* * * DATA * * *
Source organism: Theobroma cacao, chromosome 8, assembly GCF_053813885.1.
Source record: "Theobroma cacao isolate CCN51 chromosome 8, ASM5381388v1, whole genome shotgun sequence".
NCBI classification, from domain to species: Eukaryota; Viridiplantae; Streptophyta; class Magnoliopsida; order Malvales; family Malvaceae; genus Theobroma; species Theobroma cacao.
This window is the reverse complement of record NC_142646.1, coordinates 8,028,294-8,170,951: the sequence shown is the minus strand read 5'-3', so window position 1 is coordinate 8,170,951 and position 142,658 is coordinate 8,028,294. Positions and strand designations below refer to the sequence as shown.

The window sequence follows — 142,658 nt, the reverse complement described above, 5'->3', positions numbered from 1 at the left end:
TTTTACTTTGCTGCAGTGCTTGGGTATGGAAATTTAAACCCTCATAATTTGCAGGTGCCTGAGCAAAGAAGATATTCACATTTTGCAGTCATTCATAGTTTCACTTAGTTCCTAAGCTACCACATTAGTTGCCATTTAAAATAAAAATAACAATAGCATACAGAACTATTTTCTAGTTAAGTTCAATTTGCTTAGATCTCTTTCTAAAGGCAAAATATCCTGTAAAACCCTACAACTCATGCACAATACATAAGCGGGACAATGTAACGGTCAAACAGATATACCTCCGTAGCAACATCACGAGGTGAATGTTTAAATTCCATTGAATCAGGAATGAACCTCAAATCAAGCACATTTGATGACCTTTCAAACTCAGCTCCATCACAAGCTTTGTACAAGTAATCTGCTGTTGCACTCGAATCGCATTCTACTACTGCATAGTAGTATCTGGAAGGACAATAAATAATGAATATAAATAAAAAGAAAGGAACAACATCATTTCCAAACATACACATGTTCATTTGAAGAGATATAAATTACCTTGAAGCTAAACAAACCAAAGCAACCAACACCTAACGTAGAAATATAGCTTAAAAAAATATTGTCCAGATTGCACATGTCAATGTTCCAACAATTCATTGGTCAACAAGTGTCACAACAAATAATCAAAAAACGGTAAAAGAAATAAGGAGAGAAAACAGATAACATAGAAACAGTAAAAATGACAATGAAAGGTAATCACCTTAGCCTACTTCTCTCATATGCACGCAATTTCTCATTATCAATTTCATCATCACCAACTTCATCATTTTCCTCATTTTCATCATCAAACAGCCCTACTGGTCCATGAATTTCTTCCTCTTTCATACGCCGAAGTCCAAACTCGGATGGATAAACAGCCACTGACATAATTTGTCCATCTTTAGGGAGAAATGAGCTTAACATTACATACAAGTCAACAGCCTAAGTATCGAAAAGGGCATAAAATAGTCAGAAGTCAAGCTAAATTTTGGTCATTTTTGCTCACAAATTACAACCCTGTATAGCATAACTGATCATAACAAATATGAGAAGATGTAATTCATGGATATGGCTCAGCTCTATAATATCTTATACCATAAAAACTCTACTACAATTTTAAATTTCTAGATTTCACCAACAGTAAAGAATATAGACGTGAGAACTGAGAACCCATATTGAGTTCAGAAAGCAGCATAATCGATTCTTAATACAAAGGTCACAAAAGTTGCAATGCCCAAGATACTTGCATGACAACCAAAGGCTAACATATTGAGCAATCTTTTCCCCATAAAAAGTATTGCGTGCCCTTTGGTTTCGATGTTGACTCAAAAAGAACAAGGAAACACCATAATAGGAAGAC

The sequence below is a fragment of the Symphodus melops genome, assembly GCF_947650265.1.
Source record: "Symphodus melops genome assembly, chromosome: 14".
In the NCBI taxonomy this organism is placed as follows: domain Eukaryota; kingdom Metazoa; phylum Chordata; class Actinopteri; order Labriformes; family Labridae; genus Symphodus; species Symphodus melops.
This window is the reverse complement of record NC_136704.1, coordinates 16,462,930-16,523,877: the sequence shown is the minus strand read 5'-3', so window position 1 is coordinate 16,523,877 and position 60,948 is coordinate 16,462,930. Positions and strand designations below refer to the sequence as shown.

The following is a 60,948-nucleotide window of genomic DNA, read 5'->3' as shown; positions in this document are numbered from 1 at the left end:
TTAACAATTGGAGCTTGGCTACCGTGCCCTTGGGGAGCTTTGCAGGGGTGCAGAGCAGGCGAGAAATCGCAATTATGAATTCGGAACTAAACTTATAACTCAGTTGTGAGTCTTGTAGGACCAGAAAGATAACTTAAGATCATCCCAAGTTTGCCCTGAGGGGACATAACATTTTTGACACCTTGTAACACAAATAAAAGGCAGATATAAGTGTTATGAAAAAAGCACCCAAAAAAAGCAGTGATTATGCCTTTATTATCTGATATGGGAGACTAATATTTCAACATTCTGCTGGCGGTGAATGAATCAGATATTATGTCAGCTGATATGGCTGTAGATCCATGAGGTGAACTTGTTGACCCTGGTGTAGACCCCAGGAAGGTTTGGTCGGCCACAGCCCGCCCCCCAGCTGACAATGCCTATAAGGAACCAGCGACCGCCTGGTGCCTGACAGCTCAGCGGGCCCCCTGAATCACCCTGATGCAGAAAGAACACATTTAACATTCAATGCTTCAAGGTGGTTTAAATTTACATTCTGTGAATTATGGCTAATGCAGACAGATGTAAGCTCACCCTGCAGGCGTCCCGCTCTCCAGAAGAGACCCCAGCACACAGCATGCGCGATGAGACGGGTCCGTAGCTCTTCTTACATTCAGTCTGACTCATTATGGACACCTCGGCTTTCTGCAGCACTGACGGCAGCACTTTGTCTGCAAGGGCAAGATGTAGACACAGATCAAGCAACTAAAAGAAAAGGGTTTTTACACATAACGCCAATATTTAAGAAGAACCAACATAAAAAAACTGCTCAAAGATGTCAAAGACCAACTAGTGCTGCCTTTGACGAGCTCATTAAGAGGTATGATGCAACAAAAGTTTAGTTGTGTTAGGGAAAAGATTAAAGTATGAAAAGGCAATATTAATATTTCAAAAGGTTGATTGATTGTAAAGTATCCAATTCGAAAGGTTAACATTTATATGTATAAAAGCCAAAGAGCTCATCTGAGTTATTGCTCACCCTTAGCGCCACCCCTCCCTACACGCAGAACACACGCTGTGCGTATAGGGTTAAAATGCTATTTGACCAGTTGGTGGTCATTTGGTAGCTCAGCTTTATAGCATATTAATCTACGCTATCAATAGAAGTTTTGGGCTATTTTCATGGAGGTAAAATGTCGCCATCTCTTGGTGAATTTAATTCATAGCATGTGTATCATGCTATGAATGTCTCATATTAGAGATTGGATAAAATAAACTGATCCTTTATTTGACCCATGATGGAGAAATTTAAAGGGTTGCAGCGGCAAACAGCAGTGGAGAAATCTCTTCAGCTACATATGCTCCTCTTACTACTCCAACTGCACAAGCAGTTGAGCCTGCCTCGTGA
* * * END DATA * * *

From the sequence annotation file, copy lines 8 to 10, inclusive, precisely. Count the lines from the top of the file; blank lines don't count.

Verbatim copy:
Source record: "Symphodus melops genome assembly, chromosome: 14".
In the NCBI taxonomy this organism is placed as follows: domain Eukaryota; kingdom Metazoa; phylum Chordata; class Actinopteri; order Labriformes; family Labridae; genus Symphodus; species Symphodus melops.
This window is the reverse complement of record NC_136704.1, coordinates 16,462,930-16,523,877: the sequence shown is the minus strand read 5'-3', so window position 1 is coordinate 16,523,877 and position 60,948 is coordinate 16,462,930. Positions and strand designations below refer to the sequence as shown.